The Weather Channel had a brief explanation. Too brief, I thought. But then again, I had just switched to that channel when I heard them talking about it, so perhaps I missed some of the coverage.
I had just begun to brace for a warm, dry autumn and winter. The jet stream, it was said, was going across the United States quite a bit north of Texas, blocking cold fronts from traveling down to us, and thus, thwarting any rain chances that we had. The prediction was for this to continue, and I have been concerned about another drought starting in autumn like the drought we experienced in 2011.
Then Norman came along. Norman was what The Weather Channel was explaining when I casually clicked to that channel, looking for the day's radar. Norman was different. Norman was unexpected. Norman was, well, not normal.
You see, here in east Texas, we watch for hurricanes or tropical depressions forming in the Atlantic Ocean. If these tropical depressions travel into the Gulf of Mexico, we have a pretty good chance of getting rain here.
But Norman was different. Norman was coming from the Pacific. Norman was traveling over Mexico toward Texas. And, Norman was south of the jet stream (the same jet stream that was blocking the rain from the north), so the rains coming from Norman were staying in the South. It would move across Texas, Louisiana, and other Southern states, slowing moving eastward and northerly. It was also bringing rain. Lots of rain.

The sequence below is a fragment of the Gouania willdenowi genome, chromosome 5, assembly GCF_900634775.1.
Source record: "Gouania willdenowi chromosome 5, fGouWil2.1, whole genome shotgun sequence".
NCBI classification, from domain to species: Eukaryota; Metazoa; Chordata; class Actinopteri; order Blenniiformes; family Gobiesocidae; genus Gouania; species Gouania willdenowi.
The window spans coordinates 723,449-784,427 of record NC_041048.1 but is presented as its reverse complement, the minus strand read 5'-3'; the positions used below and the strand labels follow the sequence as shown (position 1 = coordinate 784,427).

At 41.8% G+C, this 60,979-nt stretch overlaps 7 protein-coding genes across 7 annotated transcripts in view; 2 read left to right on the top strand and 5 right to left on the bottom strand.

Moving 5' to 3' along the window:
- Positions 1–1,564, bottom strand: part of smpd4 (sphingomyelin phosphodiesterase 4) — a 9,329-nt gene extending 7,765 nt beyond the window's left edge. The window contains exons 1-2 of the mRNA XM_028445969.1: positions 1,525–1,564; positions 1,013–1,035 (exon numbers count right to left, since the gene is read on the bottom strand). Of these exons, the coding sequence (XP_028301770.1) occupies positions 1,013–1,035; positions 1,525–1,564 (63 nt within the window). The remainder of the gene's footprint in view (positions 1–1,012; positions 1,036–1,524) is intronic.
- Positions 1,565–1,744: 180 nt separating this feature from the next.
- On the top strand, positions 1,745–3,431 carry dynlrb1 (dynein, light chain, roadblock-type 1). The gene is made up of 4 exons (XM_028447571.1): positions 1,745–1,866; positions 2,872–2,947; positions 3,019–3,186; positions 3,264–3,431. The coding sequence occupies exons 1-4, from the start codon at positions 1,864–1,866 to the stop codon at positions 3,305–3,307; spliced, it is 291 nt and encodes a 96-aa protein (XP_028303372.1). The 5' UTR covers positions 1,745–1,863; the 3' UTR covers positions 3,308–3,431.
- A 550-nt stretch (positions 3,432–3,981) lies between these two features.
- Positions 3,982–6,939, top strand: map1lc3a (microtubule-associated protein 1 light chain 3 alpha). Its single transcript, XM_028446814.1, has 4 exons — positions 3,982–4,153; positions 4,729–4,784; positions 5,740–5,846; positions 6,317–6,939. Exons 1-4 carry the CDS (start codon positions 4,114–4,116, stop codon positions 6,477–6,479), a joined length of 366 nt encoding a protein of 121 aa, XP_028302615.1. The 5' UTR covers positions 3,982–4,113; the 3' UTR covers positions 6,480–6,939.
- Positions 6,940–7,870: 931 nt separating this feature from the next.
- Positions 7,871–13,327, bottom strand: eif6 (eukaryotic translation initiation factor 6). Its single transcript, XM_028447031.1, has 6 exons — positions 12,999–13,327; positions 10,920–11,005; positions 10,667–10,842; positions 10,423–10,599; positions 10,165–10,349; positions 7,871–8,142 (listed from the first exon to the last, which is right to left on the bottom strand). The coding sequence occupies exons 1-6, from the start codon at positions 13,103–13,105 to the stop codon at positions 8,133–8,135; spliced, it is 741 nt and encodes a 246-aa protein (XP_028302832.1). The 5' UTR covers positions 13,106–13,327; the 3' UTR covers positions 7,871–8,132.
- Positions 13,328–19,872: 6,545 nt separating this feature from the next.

Over the past two days, Norman dropped over 6 inches of rain on my garden. I am so pleased. My plants are looking perky. It had been dry, and I had gone back to watering. There was flooding in some areas, and I hope no one was adversely affected. Here, rain was very much appreciated. Six inches was thrilling!
Maybe the rest of the winter will be dry. But for now, I'm thankful for Norman.
The remnants of (what was) Norman are traveling eastward. Were you, or will you be, affected?